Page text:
The Special Needs Clinic was founded in 1992 and specializes in the mental health treatment of HIV-affected families.
Sheila began as an intern, became their first employee, and then a co-director.
With Sheila’s help, the clinic has treated almost two thousand patients:
Since its inception, the clinic has treated over 1,600 socioeconomically disadvantaged children, adolescents, and adult family members who are themselves HIV-positive or are living in families with HIV-infected and/or drug-addicted family members; it currently has approximately 300 patients at any one time and is staffed by more than 20 clinicians and lay staff.
An article in Redbook magazine in 1999 quotes Sheila about the patients at the Special Needs Clinic:
Ryan, herself a mother of five, is a rock-solid presence. … “These are people whom the system considers expendable,” says Ryan. “They’ve been beaten down and traumatized, their families have been torn apart. And still they won’t give up. Their will to survive–not just in a physical sense but as human beings–is inspiring.”
Read on for a good overview of the clinic and the unique way it helps their patients:
The Forgotten Children
THEIR MOTHERS HAVE BEEN CLAIMED BY AIDS. THE SYSTEM HAS FORGOTTEN THEM. FINALLY, THERE’S A RAY OF HOPE FOR THE EPIDEMIC’S HIDDEN VICTIMS.
Sheila is cited in this report by a director of Faith House in St. Louis:
A larger, unmet challenge still faces us. HIV/AIDS is now the sixth leading cause of death among young people between the ages of 15 and 24. Sheila Ryan of the Special Needs Clinic of the New York Presbyterian Hospital warns about a serious lack of services nationwide for HIV-infected teens. Adolescents do not fit into most traditional programs because of their particular learning problems and emotional and behavioral issues. It is past time for our community to address this population.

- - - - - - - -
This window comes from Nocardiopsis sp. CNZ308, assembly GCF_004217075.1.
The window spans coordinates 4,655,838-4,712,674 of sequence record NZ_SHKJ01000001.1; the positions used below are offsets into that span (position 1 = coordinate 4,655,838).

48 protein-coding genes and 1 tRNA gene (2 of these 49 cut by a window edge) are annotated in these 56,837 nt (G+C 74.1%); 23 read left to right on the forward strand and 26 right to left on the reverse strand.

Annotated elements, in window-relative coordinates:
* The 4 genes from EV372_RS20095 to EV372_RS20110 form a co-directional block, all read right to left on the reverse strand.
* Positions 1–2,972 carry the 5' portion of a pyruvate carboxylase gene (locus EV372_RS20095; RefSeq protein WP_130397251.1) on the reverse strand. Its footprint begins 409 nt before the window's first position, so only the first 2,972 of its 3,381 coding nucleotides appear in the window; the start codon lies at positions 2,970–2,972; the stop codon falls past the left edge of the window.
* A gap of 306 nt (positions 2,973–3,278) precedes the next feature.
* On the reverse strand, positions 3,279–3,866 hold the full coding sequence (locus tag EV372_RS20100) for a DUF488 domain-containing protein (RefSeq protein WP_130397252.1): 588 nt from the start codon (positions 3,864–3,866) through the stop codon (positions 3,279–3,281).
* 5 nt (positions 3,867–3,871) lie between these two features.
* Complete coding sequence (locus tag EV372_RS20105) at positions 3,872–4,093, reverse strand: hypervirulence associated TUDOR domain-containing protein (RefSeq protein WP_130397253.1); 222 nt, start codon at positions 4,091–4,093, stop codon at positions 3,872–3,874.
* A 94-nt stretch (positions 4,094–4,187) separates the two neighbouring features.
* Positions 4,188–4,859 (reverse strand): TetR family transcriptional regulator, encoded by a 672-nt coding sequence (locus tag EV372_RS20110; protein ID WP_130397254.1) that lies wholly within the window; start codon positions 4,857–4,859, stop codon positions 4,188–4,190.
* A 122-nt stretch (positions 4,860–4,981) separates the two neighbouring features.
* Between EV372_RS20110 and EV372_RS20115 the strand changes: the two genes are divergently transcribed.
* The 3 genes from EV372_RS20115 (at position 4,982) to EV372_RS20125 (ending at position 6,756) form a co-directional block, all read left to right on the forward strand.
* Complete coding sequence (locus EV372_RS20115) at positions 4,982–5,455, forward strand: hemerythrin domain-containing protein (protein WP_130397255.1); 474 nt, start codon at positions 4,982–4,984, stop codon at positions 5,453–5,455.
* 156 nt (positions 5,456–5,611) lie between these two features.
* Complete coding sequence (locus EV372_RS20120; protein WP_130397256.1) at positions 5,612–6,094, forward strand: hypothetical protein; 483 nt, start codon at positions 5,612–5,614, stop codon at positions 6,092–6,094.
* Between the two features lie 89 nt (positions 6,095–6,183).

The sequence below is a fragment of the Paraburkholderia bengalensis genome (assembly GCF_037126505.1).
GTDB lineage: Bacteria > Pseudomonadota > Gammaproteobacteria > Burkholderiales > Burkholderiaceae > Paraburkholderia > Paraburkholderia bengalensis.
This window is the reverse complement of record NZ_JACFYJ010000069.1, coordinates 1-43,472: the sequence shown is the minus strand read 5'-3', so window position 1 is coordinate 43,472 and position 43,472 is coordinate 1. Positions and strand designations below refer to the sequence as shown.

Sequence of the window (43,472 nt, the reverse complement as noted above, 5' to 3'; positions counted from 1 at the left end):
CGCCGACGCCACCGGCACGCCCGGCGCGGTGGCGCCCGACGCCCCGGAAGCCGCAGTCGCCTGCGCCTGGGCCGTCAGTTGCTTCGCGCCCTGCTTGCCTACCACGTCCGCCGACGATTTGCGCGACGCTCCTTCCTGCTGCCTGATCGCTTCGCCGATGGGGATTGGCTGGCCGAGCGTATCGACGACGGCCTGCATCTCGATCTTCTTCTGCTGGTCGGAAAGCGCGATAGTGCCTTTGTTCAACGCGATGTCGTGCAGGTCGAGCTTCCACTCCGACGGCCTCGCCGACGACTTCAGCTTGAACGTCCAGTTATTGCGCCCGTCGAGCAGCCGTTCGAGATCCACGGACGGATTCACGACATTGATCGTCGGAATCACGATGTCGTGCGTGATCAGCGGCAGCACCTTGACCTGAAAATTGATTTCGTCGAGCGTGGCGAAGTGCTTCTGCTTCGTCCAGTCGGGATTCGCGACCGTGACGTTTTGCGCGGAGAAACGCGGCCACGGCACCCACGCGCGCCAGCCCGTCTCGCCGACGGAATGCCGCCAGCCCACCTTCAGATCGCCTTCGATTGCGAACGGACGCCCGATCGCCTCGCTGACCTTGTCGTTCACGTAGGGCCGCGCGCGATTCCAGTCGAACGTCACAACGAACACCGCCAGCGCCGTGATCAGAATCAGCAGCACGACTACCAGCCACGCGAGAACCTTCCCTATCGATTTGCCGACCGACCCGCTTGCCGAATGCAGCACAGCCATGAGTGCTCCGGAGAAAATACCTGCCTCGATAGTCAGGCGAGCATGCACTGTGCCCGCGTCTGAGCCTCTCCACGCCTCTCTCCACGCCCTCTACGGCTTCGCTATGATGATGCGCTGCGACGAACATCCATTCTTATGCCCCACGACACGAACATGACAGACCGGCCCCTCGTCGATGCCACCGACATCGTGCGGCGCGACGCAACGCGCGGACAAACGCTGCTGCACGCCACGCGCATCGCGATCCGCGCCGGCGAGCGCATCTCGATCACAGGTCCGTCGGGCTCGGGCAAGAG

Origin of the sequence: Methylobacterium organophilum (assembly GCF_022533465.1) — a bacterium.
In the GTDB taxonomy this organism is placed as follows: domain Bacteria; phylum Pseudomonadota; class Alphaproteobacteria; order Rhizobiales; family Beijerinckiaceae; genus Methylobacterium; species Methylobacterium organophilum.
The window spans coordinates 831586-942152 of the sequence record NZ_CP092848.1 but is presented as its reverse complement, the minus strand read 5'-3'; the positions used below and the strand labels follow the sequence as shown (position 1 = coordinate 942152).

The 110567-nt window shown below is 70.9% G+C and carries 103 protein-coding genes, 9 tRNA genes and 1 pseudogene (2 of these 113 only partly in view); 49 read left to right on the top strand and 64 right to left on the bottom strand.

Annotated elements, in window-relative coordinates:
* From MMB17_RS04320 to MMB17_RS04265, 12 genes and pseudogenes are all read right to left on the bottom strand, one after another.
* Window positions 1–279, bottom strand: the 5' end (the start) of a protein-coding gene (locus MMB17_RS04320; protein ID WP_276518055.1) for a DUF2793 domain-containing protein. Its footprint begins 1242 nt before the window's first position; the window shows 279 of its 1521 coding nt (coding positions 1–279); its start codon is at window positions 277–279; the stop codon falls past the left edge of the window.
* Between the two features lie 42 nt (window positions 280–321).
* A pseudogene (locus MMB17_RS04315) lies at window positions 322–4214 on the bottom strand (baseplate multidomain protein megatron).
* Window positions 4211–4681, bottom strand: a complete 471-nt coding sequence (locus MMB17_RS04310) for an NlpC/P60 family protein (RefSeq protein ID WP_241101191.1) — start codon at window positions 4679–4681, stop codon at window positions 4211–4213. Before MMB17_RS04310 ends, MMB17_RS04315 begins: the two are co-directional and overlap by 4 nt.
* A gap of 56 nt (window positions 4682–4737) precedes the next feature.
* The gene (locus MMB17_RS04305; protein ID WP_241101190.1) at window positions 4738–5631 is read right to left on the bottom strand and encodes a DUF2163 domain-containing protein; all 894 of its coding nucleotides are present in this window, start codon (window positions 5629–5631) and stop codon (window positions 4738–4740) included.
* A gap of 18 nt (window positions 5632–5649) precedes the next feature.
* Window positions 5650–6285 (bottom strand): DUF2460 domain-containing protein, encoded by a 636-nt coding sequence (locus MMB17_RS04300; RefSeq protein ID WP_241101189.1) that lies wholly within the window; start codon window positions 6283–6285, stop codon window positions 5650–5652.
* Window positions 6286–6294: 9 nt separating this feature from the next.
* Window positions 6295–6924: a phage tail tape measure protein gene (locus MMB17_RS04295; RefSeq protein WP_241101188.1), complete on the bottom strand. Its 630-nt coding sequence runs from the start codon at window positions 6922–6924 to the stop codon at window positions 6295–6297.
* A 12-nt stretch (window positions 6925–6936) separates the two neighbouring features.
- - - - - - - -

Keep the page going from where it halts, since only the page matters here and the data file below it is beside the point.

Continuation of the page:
This 2005 article about the changing experience of HIV+ adolescents includes quotes from Sheila:
”This is not like cancer,” says Sheila Ryan, program director of the Special Needs Clinic at Columbia-Presbyterian. ”These families are not a cross-section of the population. These issues would be agonizing for any family to deal with, but the families that are likely to be dealing with H.I.V. are more likely to have problems with substance abuse and mental illness. These are poor families, and even within the poor community more likely to be fragile than others on the same block.” …
”The two issues they keep coming back to,” Sheila Ryan of Columbia-Presbyterian says, ”are the permanence of the virus — the idea that there’s nothing you can do to get rid of it — and what kind of impact it will have on their capacity to have children, which is partly a question about the ways in which they might be impaired or maimed or less than others.”
”Sometimes kids find ways of protecting themselves from the information,” Ryan adds. ”One girl who was in here, at the time we finally said the word H.I.V., she said, ‘But I know I don’t have AIDS.’ I said, ‘How’d you figure that out?’ And she said, ‘Because if you have AIDS, you’re skinny and living in Africa, so I know I don’t have it.’ Or another girl who was 15 — her mother told her the week before she came in here for the first time, and her response to that was simply that her mother had lied to her.”